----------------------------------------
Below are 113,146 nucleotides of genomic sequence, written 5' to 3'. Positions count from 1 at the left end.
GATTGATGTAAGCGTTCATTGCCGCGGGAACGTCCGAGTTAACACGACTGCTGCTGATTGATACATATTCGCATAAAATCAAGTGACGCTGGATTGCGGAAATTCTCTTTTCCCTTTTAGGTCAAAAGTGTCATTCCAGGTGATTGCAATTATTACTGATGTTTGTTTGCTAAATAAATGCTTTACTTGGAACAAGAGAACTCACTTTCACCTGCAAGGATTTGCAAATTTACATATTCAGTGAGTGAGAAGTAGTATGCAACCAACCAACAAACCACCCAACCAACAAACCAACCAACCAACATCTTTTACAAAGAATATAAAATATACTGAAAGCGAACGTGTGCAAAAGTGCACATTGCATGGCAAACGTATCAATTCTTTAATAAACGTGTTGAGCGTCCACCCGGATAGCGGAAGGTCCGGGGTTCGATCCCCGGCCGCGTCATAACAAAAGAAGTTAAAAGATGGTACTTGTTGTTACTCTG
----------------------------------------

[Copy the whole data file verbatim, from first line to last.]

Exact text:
Below are 113,146 nucleotides of genomic sequence, written 5' to 3'. Positions count from 1 at the left end.
GATTGATGTAAGCGTTCATTGCCGCGGGAACGTCCGAGTTAACACGACTGCTGCTGATTGATACATATTCGCATAAAATCAAGTGACGCTGGATTGCGGAAATTCTCTTTTCCCTTTTAGGTCAAAAGTGTCATTCCAGGTGATTGCAATTATTACTGATGTTTGTTTGCTAAATAAATGCTTTACTTGGAACAAGAGAACTCACTTTCACCTGCAAGGATTTGCAAATTTACATATTCAGTGAGTGAGAAGTAGTATGCAACCAACCAACAAACCACCCAACCAACAAACCAACCAACCAACATCTTTTACAAAGAATATAAAATATACTGAAAGCGAACGTGTGCAAAAGTGCACATTGCATGGCAAACGTATCAATTCTTTAATAAACGTGTTGAGCGTCCACCCGGATAGCGGAAGGTCCGGGGTTCGATCCCCGGCCGCGTCATAACAAAAGAAGTTAAAAGATGGTACTTGTTGTTACTCTG